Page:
The Melton City Council provided three competition categories this year and offered monitory prizes for each. Entrants were advised of being short listed a couple of weeks prior and this added to the tension in the room as every author there wondered if they had been successful and their guests wanted to know who had won too.
Amra Pajalic, author of 'The Good Daughter' was master of ceremonies for the night and kept the night moving as she introduced the judges and winners of awards.
I'm told the adult section was fiercely competitive this year, and Beverly Eikli said she had a tough job picking the finalists. This comment lifted the spirits of the entrants as each of us wanted to know if the standard of our writing was of quality.
With a great sense of pride I listened as Beverly called out my colleague Chris Mack from last year's Longitudinal Writing Workshop as the first place winner.
Her story about a child finding her place among her peers was a heart warming account of a girl from a low income family looking for clothes at the local tip was read to the spellbound crowd. It was a wonderful rendition and something I'd love to have happen with one of my yarns.
In equal second place was Fikret Pajalic and I shared this award with him.
In third place was the fantastic Melton writer, Craig Henderson, who I believe should win almost everything he enters. Yes his short stories and longer works are that good.
When I think back over the months that I have spent with some of these people I find that the work and time given by Merlene Fawdry to assist and encourage writers of all skill levels is evident in the winning stories.I met Merlene last year by attending her workshop and was impressed by her drive and commitment to help us succeed. Some months later I was in awe as she selflessly gave her time to copy-edit and produce an anthology of stories by Melton and Caroline Springs storytellers. Storytellers who by way of the book can be proud of the stories and poems she helped polish to make suitable for publication.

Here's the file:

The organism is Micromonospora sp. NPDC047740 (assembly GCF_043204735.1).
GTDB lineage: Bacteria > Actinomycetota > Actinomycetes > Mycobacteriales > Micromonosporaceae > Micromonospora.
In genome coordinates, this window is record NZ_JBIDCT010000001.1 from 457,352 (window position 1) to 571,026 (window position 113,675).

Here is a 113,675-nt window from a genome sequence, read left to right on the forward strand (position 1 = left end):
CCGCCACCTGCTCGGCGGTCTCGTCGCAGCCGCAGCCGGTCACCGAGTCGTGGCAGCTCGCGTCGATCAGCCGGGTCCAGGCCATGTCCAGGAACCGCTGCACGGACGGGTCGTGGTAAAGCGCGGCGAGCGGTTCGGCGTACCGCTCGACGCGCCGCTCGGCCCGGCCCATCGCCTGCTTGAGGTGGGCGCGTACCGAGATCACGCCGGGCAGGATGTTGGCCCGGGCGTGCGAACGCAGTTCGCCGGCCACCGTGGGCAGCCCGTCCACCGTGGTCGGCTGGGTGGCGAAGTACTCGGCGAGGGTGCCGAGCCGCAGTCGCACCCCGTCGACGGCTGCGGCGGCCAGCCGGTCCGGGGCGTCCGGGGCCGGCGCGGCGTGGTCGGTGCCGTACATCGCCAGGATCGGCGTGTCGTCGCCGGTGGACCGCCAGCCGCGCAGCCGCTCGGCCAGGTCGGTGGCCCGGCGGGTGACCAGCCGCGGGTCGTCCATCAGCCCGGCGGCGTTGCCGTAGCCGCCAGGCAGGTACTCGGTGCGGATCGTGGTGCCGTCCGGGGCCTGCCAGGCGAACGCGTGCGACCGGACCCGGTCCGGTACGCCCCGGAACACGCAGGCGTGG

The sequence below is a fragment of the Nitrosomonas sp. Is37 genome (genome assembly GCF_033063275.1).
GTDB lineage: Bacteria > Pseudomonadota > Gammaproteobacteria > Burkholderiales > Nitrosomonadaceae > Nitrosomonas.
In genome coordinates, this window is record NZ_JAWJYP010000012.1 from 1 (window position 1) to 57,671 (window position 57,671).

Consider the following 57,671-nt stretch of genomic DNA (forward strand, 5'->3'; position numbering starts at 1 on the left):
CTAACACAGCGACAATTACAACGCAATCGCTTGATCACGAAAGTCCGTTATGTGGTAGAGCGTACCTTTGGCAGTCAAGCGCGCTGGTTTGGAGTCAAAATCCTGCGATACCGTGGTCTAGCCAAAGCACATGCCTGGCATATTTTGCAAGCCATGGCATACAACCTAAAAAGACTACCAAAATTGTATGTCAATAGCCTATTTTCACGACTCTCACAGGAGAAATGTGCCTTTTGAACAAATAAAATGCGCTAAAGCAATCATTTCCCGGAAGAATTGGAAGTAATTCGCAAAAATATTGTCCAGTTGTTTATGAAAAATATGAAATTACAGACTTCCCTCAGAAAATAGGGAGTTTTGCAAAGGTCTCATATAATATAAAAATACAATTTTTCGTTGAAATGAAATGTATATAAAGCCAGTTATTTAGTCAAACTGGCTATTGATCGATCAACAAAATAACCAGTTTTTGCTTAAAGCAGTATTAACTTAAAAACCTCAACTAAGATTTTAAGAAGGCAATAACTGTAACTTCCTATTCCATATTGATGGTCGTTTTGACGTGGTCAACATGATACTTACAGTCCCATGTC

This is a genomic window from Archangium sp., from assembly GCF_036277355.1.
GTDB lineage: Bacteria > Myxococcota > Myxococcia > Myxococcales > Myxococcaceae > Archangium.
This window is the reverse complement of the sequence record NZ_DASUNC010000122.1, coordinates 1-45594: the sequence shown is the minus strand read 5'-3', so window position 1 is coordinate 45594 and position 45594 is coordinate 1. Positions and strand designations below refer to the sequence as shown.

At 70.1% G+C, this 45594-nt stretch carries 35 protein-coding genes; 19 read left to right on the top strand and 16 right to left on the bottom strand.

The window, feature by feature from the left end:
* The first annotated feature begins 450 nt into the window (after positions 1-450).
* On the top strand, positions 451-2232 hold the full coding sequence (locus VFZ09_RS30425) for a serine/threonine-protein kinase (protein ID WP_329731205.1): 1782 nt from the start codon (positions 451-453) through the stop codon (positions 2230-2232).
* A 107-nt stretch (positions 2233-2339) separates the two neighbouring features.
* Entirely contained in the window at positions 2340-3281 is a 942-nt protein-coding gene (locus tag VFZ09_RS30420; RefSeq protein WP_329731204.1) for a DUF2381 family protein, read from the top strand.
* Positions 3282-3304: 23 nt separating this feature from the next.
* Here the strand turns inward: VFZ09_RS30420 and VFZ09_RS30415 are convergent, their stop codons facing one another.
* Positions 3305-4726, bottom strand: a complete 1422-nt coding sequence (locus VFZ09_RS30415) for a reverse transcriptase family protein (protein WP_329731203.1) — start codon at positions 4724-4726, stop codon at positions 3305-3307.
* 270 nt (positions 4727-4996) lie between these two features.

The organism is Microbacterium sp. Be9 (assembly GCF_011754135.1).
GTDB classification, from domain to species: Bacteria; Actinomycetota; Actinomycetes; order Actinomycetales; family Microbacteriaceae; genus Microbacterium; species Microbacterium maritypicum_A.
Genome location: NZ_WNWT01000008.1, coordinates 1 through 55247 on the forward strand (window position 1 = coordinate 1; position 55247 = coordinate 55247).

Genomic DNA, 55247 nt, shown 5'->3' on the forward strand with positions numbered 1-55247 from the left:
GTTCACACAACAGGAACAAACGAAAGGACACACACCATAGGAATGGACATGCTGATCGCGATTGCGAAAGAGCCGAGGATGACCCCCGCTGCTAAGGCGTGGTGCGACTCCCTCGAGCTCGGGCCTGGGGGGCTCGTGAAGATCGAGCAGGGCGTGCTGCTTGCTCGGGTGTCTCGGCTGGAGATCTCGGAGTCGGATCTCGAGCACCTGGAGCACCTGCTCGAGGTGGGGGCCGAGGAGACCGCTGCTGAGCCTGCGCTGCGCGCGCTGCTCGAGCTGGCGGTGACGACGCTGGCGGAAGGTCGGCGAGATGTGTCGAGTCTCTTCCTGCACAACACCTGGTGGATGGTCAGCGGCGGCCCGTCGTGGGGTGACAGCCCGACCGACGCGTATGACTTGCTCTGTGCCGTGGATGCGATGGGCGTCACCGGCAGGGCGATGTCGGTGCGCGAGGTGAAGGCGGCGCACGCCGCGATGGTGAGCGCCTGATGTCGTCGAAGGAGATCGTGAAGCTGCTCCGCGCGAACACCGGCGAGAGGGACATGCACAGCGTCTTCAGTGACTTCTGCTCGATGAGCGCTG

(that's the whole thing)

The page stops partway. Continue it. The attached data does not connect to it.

I have put my story 'Banib the Bunyip' onto Amazon's Kindle format and for December it is only US$ 0.99 to download.
Here is the link: http://www.amazon.com/Banib-Bunyip-Terry-L-Probert-ebook/dp/B00GRLFU2E
Banib the Bunyip is a Dreamtime story told by an Aboriginal boy to a group of kids on a school camp. It's a scary story that my friends and family love and it's set in Melton to the west of Melbourne. I'd love to get some feedback on what people think of the story so please let me know as both good and bad critique is welcome.
- Chris Mack: http://chrismackauthor.wordpress.com/
- Merlene Fawdry: http://www.blogger.com/profile/08318707687125028987
- Amra Pajalic: http://www.amrapajalic.com/